A Saskatoon-area marijuana lounge has shuttered its doors, but its owner says the closure won’t stop him from pushing for legalization, even if accomplishing that goal means giving it away himself.
Jeffrey Lundstrom, owner and operator of The Lounge in the Loft, said representatives from the city’s community services branch, the fire department and Saskatoon Health Region requested access to the property for inspection purposes on May 11.
Rather than grant entry to the business, he instead chose to close it down permanently.
“They were very persistent about the inspection. My basic thoughts on it were that this is the first stage of them attempting to push my business out,” Lundstrom said.
The Lounge in the Loft has been open since February, offering a place for both recreational and medically licensed marijuana enthusiasts to use cannabis in a social setting.
Lundstrom, an avid proponent of legalization, said he had plans to use the business as a cultural venue for open-mic comedy, poetry and even as a location for educational seminars on the benefits of medicinal marijuana.
Instead, he is now planning to host a shutting down “smoke out” party on Saturday, when he’ll toke up and dole out free marijuana to anyone who joins him.
“I want the City of Saskatoon to know that I want to publicly disobey their existence. You want to come arrest me for weed? Then I will be giving it away for free — which in their books is considered trafficking. So I implore them to come arrest me. I want to go to jail for their bulls — t, so I can go stand in front of their courts and argue they’re wrong,” Lundstrom said.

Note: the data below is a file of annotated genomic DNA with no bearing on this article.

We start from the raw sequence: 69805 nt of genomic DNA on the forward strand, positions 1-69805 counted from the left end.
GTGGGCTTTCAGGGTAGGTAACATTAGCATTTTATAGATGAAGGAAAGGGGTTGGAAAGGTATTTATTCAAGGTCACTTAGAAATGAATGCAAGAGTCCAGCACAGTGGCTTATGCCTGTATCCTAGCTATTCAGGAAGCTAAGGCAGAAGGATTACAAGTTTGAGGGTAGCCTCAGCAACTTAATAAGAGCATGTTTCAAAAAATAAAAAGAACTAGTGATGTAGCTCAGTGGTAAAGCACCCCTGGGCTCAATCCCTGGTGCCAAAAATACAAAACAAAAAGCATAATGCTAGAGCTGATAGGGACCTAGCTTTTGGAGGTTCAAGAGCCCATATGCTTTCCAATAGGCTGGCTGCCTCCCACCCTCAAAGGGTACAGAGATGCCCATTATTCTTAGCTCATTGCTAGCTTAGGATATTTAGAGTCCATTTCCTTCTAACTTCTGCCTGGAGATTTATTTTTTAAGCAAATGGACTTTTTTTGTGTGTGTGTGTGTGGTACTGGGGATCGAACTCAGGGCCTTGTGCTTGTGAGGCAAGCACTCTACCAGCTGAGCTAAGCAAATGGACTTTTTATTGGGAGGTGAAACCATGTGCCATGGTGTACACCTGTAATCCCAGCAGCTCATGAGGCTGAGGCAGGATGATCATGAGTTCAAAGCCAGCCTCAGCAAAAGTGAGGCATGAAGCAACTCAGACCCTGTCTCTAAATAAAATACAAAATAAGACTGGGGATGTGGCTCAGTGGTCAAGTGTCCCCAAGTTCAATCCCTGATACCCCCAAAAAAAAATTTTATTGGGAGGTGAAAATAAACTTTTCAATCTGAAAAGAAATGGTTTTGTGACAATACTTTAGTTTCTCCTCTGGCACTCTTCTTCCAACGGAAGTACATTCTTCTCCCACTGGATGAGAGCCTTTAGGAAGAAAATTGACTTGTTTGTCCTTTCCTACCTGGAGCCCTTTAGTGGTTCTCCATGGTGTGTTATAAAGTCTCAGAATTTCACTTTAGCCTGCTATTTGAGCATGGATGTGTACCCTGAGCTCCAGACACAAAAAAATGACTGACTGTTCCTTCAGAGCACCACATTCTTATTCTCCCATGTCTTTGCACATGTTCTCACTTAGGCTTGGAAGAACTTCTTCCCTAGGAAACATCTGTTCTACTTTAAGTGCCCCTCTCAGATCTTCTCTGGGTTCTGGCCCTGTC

“This is public disobedience. This is how you make things change.”
Saskatoon police said they are aware of Lundstrom’s plans, and although they were not inclined to say what their response will be, they strongly discouraged anyone who plans to attend or break the law.
Michael Schwandt, deputy medical health officer for the Saskatoon Health Region, verified that the three groups did pursue an inspection on May 11, and said it’s not uncommon for joint inspections of this kind.
According to Schwandt, the health region was merely responding to reports The Lounge in the Loft was serving prepared food without appropriate documentation.
“We have a responsibility under the public health act to license the restaurant if there’s food preparation. If it’s just a matter of serving chips or other munchies that have already been prepared and packaged, that’s not really our jurisdiction,” Schwandt said.
Lundstrom said he is in the planning stages of starting a non-profit organization called Sensible Saskatchewan as an official channel for collecting signatures and attempting to change the social and legal stigma around marijuana use.
“It’s got to start somewhere, and I’m not going to stop fighting. I just hope I don’t go to jail in the process,” he said.